To Women Who Lead

This is to the women who lead. This is you, collectively, who faithfully followed in the Father’s leading to serve. This is to the women who wonder if it’s all worth it, if this struggle is really making a difference…

We met in the third grade. It was my first time going to “real school,” and with it all of the sights, sounds, and experiences of a new place. There were kids I didn’t know, systems I didn’t understand, and rules I hadn’t learned. It was exciting on some level, sure.

But more than anything I was scared. I’d always been a shy, quiet one. I was your typical unassuming wallflower that to tried to hide in the back row, hoping that if no one noticed me it would all be over soon.

And it would have been easy for you to just let me by. I could handle the academics, and if you had just seen me as one more face in the crowd of kids you’d certainly have fulfilled your duty as a teacher.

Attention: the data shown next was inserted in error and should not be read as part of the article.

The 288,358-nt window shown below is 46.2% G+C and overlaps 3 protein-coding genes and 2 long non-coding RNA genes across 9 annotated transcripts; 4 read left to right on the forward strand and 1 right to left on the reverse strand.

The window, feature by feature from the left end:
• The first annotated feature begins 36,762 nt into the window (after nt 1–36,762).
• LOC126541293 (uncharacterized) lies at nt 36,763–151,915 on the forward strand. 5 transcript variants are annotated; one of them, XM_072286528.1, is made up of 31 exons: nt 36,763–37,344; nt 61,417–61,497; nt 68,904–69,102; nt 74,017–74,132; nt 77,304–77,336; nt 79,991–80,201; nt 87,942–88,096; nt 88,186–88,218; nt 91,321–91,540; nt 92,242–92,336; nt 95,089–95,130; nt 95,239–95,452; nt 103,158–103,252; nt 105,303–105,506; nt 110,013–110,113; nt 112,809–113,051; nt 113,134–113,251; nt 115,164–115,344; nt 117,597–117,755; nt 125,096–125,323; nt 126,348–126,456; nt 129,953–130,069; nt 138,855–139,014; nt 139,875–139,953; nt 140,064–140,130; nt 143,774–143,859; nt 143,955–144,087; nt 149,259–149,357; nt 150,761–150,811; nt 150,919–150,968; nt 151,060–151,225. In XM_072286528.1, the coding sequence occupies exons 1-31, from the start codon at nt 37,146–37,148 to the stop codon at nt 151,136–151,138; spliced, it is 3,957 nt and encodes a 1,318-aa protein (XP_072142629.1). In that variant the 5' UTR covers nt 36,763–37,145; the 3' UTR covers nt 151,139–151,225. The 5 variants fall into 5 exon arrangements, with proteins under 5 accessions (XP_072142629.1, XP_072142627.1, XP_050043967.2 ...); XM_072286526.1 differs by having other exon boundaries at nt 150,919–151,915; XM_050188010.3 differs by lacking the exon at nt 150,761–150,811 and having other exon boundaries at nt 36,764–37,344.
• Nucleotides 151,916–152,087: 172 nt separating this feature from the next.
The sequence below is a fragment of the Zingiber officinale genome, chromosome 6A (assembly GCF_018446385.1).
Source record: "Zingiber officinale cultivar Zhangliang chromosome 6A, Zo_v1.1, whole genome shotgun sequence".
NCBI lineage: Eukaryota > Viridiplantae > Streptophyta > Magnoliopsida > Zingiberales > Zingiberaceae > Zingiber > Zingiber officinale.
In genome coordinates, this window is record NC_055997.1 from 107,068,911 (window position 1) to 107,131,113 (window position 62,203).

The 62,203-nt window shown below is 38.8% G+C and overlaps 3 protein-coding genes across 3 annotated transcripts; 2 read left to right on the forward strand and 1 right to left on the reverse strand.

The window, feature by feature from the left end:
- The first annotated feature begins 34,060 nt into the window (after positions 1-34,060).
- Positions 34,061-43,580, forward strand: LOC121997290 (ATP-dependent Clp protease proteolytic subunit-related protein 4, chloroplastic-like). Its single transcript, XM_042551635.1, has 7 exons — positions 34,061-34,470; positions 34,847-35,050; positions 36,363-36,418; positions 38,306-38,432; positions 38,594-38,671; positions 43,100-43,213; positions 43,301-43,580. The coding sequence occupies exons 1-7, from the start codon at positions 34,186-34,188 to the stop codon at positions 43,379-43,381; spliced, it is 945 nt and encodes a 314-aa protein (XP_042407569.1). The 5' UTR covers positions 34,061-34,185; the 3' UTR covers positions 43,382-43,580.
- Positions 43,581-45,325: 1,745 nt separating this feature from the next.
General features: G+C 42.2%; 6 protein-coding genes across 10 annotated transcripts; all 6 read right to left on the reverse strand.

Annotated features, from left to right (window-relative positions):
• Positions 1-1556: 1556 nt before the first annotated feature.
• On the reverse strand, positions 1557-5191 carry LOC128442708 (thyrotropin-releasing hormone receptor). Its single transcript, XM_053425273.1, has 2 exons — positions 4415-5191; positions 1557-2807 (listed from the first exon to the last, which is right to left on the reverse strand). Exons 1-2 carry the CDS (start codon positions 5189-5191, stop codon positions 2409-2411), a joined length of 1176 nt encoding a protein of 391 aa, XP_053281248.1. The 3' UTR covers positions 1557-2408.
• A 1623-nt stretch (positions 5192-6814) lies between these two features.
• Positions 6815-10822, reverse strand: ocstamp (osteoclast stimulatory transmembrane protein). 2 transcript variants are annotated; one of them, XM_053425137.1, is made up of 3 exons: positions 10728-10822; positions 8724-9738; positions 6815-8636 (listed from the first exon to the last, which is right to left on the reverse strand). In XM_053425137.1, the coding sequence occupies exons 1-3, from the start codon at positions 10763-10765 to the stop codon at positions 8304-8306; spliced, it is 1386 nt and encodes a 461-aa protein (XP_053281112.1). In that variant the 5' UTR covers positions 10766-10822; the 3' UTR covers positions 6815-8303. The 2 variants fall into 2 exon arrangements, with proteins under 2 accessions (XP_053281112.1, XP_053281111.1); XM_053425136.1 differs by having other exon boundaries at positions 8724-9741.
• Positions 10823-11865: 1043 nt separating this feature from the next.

But you weren’t going to settle for that. Instead, you saw beneath my meek exterior. You saw a small boy that wanted to be included, that wanted to make friends, that wanted to enjoy the community of the classroom but just didn’t know how to start. And so you gently prodded and pushed, always looking out for me to make sure I was a part of everything.

You led me to see the power of compassion. And I was changed.

Many years later, we met again. I had grown up, standing on the edge of adolescence and manhood. Within just a few months I would be heading off to college and embarking on the rest of my life.

I was a rough mix of confident and cowardly in that stage, showing an outward bravado to hide my deeper insecurities. I knew that my life would change, and soon, but knew little about where it all would go. In that time of transition, I was often baffled about who I was supposed to be, confused about how to take these sprouts of talent and make a life out of it.